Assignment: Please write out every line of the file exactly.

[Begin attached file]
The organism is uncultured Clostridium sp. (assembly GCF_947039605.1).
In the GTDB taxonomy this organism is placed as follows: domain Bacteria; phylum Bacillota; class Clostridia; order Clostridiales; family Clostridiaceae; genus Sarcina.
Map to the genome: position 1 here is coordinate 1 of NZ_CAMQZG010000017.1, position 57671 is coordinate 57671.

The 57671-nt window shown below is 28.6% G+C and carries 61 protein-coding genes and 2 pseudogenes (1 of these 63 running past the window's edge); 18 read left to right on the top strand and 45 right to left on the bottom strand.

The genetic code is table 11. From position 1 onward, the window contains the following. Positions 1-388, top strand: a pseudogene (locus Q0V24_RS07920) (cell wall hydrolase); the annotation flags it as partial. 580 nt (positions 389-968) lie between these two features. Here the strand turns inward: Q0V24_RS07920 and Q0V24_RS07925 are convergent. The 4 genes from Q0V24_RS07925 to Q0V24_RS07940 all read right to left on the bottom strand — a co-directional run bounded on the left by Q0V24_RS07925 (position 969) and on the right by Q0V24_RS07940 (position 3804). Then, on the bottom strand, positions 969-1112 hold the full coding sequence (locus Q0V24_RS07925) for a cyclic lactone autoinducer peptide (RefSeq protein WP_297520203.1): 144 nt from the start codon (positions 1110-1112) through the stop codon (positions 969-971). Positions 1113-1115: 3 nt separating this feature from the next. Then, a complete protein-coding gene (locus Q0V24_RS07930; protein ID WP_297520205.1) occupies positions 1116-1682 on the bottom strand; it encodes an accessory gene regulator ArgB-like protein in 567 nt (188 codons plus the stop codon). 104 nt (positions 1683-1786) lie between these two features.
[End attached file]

The organism is uncultured Clostridium sp. (assembly GCF_947039605.1).
In the GTDB taxonomy this organism is placed as follows: domain Bacteria; phylum Bacillota; class Clostridia; order Clostridiales; family Clostridiaceae; genus Sarcina.
Map to the genome: position 1 here is coordinate 1 of NZ_CAMQZG010000017.1, position 57671 is coordinate 57671.

The 57671-nt window shown below is 28.6% G+C and carries 61 protein-coding genes and 2 pseudogenes (1 of these 63 running past the window's edge); 18 read left to right on the top strand and 45 right to left on the bottom strand.

The genetic code is table 11. From position 1 onward, the window contains the following. Positions 1-388, top strand: a pseudogene (locus Q0V24_RS07920) (cell wall hydrolase); the annotation flags it as partial. 580 nt (positions 389-968) lie between these two features. Here the strand turns inward: Q0V24_RS07920 and Q0V24_RS07925 are convergent. The 4 genes from Q0V24_RS07925 to Q0V24_RS07940 all read right to left on the bottom strand — a co-directional run bounded on the left by Q0V24_RS07925 (position 969) and on the right by Q0V24_RS07940 (position 3804). Then, on the bottom strand, positions 969-1112 hold the full coding sequence (locus Q0V24_RS07925) for a cyclic lactone autoinducer peptide (RefSeq protein WP_297520203.1): 144 nt from the start codon (positions 1110-1112) through the stop codon (positions 969-971). Positions 1113-1115: 3 nt separating this feature from the next. Then, a complete protein-coding gene (locus Q0V24_RS07930; protein ID WP_297520205.1) occupies positions 1116-1682 on the bottom strand; it encodes an accessory gene regulator ArgB-like protein in 567 nt (188 codons plus the stop codon). 104 nt (positions 1683-1786) lie between these two features.